Exhibits 1 and 2 have shown the key financial events. To complete the picture, ahypothetical sale with sales costs is calculated in the final year, adding sales proceedsto cash flow in the final year.

End Result 'All Systems Go'



Year 1


Year 2

$118,762 + $272,156 (loan)

Year 3


Year 4


Year 5

$127,079 + $1,133,955 (sale)

Internal Rate of Return

The internal rate of return (IRR) for this project is 50.49 percent. IRR is acompounding return rate. A helpful translation is to describe the yearly income stream aswithdrawals from a bank savings account having a 50.49 percent interest rate. If theinvestment of $402,825 were put in a bank account with 50.49 percent interest, thisdeposit would allow yearly withdraws equal to the income stream. At the end of five years,there would be a zero balance in the account.

Collecting Developers' Profit

The permanent loan is the major source of profit to the developer, but it must bejustified to the lender in surgical terms. The permanent loan can be larger than theconstruction loan. This is the developers' profit. While the construction loan is basedupon construction costs, the permanent loan is based upon an appraisal using the incomeapproach. The difference is $272,156, as shown above. However, it must be proved to thelender, in lenders' lingo, inclusive of net-operating income, debt-consolidation ratio,loan-to-value and the expense-to-gross ratio. Don't short-change your profit here becauseyou don't make a full case.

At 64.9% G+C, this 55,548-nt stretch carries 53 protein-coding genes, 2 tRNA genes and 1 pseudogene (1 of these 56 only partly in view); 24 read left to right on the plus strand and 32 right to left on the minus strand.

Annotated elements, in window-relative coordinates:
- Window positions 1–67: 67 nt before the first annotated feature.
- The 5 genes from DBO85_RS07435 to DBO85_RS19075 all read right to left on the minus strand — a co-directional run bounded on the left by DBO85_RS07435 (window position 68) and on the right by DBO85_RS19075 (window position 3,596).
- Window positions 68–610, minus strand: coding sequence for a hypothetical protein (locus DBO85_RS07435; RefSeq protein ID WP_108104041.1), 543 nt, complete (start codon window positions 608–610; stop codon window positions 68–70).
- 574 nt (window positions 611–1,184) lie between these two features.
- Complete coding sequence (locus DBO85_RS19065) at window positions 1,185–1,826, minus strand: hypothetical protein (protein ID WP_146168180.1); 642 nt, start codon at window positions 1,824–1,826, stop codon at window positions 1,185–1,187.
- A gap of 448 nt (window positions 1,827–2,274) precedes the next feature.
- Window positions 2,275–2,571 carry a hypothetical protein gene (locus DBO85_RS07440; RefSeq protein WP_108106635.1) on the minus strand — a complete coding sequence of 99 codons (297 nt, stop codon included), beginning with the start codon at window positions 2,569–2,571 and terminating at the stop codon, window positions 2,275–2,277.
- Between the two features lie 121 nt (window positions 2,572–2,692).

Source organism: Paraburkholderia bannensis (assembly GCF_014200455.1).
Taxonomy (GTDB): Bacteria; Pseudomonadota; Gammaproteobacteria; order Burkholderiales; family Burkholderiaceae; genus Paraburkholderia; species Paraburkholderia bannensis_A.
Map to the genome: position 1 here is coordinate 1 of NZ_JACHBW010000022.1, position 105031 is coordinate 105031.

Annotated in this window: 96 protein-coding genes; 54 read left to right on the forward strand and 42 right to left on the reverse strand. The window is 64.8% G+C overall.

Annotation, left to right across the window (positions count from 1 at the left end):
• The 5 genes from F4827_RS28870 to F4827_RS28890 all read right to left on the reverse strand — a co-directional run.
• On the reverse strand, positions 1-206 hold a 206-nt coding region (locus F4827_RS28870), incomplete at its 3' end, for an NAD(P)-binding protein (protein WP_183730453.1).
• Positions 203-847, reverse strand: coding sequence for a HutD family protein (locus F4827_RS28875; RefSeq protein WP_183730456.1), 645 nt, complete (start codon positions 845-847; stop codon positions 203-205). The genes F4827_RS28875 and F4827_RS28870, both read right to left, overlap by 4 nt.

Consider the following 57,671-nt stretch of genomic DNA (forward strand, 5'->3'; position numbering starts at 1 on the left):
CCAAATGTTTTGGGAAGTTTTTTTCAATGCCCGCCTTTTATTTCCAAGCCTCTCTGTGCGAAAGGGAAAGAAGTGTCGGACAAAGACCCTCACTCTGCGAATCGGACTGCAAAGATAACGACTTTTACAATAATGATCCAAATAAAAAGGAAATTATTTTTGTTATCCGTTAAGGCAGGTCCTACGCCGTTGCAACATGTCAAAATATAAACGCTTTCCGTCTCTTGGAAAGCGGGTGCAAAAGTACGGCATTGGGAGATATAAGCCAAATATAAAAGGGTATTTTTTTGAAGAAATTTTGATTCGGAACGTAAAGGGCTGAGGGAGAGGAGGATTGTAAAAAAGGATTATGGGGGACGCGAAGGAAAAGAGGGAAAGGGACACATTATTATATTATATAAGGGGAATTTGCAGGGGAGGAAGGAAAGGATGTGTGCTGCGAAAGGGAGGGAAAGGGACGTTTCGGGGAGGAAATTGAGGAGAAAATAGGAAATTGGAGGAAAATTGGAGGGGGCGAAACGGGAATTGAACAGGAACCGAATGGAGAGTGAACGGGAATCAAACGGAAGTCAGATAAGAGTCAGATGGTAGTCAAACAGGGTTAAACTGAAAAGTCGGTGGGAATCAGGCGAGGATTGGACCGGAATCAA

Talk the Talk, Walk the Walk

If you don't talk this lingo, get a professional to present your package. If youstumble to collect your thoughts and present your ratios at the wrong moment, it can bethe most costly two seconds of your loan submission. Be prepared to run additionalscenarios for the lender on the spot to reflect more conservative absorption and fill up,or higher expenses or interest rates.

Penny Wise, Pound Foolish

Too often developers focus on trying to minimize loan points, origination fees and loanpackaging costs, while the real focus should be on financial engineering. Implementingappropriate interest reserve and permanent financing are far more important. Points, feesand analysis costs are small in comparison to the overall savings. In the example, thepoints cost about $129 per month because they are added to the loan. Compared to the$188,000 gross income for the project, their cost is minimal.

Take the Cure or Take the Bath

In our example, negative cash flow of -$60,047 at the end of eight months is turnedinto a positive position of $24,504 at the end of the first year. Proper sizing of thepermanent loan lends $272,156 to the developer's bottom line in the second year. Return ofinvestment capital or profit is vital to doing additional projects. With today's high-techlenders, financial feasibility isn't really complete unless it shows the whole picture. Ifyou're not using a monthly financial map of the vital functions, you're making guesses,not decisions. The difference is hundreds of thousands of dollars to your bottom line.

Jim Oakley is a pioneer and national authority in computer-feasibility packagingfor developers, lenders and investors. His methodology was taught at both Arizona StateUniversity and its Center for Executive Development. He has addressed major nationalconventions, including the National Association of Estate Executives and NationalAssociation of Real Estate Educators. Mr. Oakley consults from Arizona and can be reachedat (520) 778-3654;